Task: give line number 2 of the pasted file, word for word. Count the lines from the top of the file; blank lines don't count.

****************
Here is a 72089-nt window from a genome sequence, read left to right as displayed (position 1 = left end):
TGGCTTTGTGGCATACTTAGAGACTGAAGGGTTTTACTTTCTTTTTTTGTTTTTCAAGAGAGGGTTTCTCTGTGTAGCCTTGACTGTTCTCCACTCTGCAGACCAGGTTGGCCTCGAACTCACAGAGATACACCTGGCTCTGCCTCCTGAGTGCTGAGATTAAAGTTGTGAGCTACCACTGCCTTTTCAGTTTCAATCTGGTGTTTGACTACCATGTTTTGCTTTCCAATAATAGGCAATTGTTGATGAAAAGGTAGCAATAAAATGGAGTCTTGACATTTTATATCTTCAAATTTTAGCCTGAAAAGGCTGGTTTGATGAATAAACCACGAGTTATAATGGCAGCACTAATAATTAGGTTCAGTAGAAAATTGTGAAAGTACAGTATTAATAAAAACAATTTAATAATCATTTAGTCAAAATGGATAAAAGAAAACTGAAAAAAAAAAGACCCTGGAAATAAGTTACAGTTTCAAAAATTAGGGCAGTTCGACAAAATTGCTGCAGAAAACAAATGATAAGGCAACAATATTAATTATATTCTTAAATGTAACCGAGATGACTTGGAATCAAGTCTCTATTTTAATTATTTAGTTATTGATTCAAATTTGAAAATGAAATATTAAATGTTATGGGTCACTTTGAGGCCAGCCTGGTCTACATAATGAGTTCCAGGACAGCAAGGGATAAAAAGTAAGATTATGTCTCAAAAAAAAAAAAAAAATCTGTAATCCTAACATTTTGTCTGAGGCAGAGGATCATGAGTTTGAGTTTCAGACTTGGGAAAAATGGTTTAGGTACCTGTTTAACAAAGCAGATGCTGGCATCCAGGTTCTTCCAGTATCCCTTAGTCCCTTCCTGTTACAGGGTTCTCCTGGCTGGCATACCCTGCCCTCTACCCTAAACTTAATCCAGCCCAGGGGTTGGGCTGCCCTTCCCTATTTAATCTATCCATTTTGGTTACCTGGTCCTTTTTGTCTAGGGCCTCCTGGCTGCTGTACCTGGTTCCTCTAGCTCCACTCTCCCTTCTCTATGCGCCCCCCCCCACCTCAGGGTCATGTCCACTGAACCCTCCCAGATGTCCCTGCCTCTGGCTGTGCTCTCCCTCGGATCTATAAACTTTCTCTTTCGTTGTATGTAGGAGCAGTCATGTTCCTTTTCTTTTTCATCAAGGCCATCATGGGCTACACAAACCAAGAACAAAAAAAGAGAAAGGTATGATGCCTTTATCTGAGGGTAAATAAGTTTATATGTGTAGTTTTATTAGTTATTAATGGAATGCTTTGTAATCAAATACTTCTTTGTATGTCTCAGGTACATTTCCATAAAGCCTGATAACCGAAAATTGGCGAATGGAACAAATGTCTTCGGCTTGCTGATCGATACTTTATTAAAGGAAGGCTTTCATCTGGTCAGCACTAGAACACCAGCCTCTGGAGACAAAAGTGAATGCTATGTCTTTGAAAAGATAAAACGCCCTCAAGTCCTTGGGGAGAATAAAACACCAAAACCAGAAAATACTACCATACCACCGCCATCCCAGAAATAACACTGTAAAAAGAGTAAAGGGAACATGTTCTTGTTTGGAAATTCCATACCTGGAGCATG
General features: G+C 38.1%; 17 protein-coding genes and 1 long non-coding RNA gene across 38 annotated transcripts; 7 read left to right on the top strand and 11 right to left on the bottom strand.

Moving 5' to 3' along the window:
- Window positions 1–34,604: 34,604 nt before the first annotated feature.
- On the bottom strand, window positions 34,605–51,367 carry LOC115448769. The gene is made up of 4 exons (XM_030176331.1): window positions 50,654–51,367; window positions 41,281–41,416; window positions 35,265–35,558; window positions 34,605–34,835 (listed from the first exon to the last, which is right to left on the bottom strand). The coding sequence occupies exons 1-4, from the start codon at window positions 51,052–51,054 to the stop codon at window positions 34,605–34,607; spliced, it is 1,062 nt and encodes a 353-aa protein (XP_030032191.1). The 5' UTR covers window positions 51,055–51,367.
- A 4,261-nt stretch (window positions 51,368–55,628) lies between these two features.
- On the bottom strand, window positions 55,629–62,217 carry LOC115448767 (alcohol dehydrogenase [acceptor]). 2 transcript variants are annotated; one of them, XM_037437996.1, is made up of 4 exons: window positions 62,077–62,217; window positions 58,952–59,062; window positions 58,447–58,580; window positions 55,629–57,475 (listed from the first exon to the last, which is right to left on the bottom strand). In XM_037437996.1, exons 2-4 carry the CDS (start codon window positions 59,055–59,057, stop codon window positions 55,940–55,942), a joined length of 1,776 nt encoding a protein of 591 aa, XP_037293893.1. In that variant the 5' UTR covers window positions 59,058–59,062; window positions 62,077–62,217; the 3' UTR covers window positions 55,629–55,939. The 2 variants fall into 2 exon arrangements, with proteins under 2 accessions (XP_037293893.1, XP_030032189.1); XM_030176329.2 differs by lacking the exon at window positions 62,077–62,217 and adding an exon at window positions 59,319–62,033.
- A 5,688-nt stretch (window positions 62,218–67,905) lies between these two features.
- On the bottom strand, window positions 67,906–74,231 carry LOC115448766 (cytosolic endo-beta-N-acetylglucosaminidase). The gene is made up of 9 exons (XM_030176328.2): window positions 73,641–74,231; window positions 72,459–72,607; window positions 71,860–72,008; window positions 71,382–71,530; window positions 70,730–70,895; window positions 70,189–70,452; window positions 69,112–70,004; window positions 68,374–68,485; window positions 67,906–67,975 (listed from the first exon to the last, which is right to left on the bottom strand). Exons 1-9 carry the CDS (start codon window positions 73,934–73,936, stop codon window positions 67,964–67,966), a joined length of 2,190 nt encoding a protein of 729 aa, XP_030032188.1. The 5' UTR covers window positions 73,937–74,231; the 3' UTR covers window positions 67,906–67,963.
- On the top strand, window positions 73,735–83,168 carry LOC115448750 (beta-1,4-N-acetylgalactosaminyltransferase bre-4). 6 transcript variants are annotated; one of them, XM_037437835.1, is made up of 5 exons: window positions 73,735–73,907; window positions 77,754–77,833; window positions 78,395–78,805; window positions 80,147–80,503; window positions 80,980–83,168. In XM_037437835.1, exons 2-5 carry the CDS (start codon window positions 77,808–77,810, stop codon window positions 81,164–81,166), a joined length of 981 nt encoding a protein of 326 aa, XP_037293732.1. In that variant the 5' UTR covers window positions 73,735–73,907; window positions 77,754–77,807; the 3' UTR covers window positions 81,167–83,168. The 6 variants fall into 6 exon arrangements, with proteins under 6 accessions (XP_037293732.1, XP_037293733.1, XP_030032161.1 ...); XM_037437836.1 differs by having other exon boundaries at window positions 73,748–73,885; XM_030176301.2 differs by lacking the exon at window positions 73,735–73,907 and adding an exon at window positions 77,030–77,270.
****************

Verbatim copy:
TGGCTTTGTGGCATACTTAGAGACTGAAGGGTTTTACTTTCTTTTTTTGTTTTTCAAGAGAGGGTTTCTCTGTGTAGCCTTGACTGTTCTCCACTCTGCAGACCAGGTTGGCCTCGAACTCACAGAGATACACCTGGCTCTGCCTCCTGAGTGCTGAGATTAAAGTTGTGAGCTACCACTGCCTTTTCAGTTTCAATCTGGTGTTTGACTACCATGTTTTGCTTTCCAATAATAGGCAATTGTTGATGAAAAGGTAGCAATAAAATGGAGTCTTGACATTTTATATCTTCAAATTTTAGCCTGAAAAGGCTGGTTTGATGAATAAACCACGAGTTATAATGGCAGCACTAATAATTAGGTTCAGTAGAAAATTGTGAAAGTACAGTATTAATAAAAACAATTTAATAATCATTTAGTCAAAATGGATAAAAGAAAACTGAAAAAAAAAAGACCCTGGAAATAAGTTACAGTTTCAAAAATTAGGGCAGTTCGACAAAATTGCTGCAGAAAACAAATGATAAGGCAACAATATTAATTATATTCTTAAATGTAACCGAGATGACTTGGAATCAAGTCTCTATTTTAATTATTTAGTTATTGATTCAAATTTGAAAATGAAATATTAAATGTTATGGGTCACTTTGAGGCCAGCCTGGTCTACATAATGAGTTCCAGGACAGCAAGGGATAAAAAGTAAGATTATGTCTCAAAAAAAAAAAAAAAATCTGTAATCCTAACATTTTGTCTGAGGCAGAGGATCATGAGTTTGAGTTTCAGACTTGGGAAAAATGGTTTAGGTACCTGTTTAACAAAGCAGATGCTGGCATCCAGGTTCTTCCAGTATCCCTTAGTCCCTTCCTGTTACAGGGTTCTCCTGGCTGGCATACCCTGCCCTCTACCCTAAACTTAATCCAGCCCAGGGGTTGGGCTGCCCTTCCCTATTTAATCTATCCATTTTGGTTACCTGGTCCTTTTTGTCTAGGGCCTCCTGGCTGCTGTACCTGGTTCCTCTAGCTCCACTCTCCCTTCTCTATGCGCCCCCCCCCACCTCAGGGTCATGTCCACTGAACCCTCCCAGATGTCCCTGCCTCTGGCTGTGCTCTCCCTCGGATCTATAAACTTTCTCTTTCGTTGTATGTAGGAGCAGTCATGTTCCTTTTCTTTTTCATCAAGGCCATCATGGGCTACACAAACCAAGAACAAAAAAAGAGAAAGGTATGATGCCTTTATCTGAGGGTAAATAAGTTTATATGTGTAGTTTTATTAGTTATTAATGGAATGCTTTGTAATCAAATACTTCTTTGTATGTCTCAGGTACATTTCCATAAAGCCTGATAACCGAAAATTGGCGAATGGAACAAATGTCTTCGGCTTGCTGATCGATACTTTATTAAAGGAAGGCTTTCATCTGGTCAGCACTAGAACACCAGCCTCTGGAGACAAAAGTGAATGCTATGTCTTTGAAAAGATAAAACGCCCTCAAGTCCTTGGGGAGAATAAAACACCAAAACCAGAAAATACTACCATACCACCGCCATCCCAGAAATAACACTGTAAAAAGAGTAAAGGGAACATGTTCTTGTTTGGAAATTCCATACCTGGAGCATG